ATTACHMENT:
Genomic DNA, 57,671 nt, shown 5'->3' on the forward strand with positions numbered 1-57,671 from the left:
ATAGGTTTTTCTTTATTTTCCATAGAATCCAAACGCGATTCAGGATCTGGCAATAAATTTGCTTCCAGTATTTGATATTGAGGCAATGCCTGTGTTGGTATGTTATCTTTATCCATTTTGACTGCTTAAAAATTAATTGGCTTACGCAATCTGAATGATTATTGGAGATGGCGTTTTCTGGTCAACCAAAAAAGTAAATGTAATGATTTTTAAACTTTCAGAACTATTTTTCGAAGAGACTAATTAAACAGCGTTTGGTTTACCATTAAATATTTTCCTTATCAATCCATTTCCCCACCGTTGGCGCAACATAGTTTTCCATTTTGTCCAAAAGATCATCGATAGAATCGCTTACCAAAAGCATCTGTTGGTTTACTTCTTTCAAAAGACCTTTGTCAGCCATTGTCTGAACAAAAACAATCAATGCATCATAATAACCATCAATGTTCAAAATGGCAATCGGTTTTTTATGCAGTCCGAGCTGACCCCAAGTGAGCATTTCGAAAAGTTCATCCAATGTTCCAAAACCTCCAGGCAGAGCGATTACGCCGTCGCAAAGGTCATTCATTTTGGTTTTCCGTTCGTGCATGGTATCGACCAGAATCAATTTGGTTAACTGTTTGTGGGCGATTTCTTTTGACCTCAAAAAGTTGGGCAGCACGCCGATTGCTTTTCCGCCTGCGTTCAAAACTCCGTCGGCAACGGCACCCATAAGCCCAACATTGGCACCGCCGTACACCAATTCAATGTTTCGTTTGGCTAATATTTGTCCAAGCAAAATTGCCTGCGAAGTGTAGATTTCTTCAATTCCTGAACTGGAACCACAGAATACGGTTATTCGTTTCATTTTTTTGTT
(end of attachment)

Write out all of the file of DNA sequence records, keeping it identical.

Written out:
Genomic DNA, 57,671 nt, shown 5'->3' on the forward strand with positions numbered 1-57,671 from the left:
ATAGGTTTTTCTTTATTTTCCATAGAATCCAAACGCGATTCAGGATCTGGCAATAAATTTGCTTCCAGTATTTGATATTGAGGCAATGCCTGTGTTGGTATGTTATCTTTATCCATTTTGACTGCTTAAAAATTAATTGGCTTACGCAATCTGAATGATTATTGGAGATGGCGTTTTCTGGTCAACCAAAAAAGTAAATGTAATGATTTTTAAACTTTCAGAACTATTTTTCGAAGAGACTAATTAAACAGCGTTTGGTTTACCATTAAATATTTTCCTTATCAATCCATTTCCCCACCGTTGGCGCAACATAGTTTTCCATTTTGTCCAAAAGATCATCGATAGAATCGCTTACCAAAAGCATCTGTTGGTTTACTTCTTTCAAAAGACCTTTGTCAGCCATTGTCTGAACAAAAACAATCAATGCATCATAATAACCATCAATGTTCAAAATGGCAATCGGTTTTTTATGCAGTCCGAGCTGACCCCAAGTGAGCATTTCGAAAAGTTCATCCAATGTTCCAAAACCTCCAGGCAGAGCGATTACGCCGTCGCAAAGGTCATTCATTTTGGTTTTCCGTTCGTGCATGGTATCGACCAGAATCAATTTGGTTAACTGTTTGTGGGCGATTTCTTTTGACCTCAAAAAGTTGGGCAGCACGCCGATTGCTTTTCCGCCTGCGTTCAAAACTCCGTCGGCAACGGCACCCATAAGCCCAACATTGGCACCGCCGTACACCAATTCAATGTTTCGTTTGGCTAATATTTGTCCAAGCAAAATTGCCTGCGAAGTGTAGATTTCTTCAATTCCTGAACTGGAACCACAGAATACGGTTATTCGTTTCATTTTTTTGTT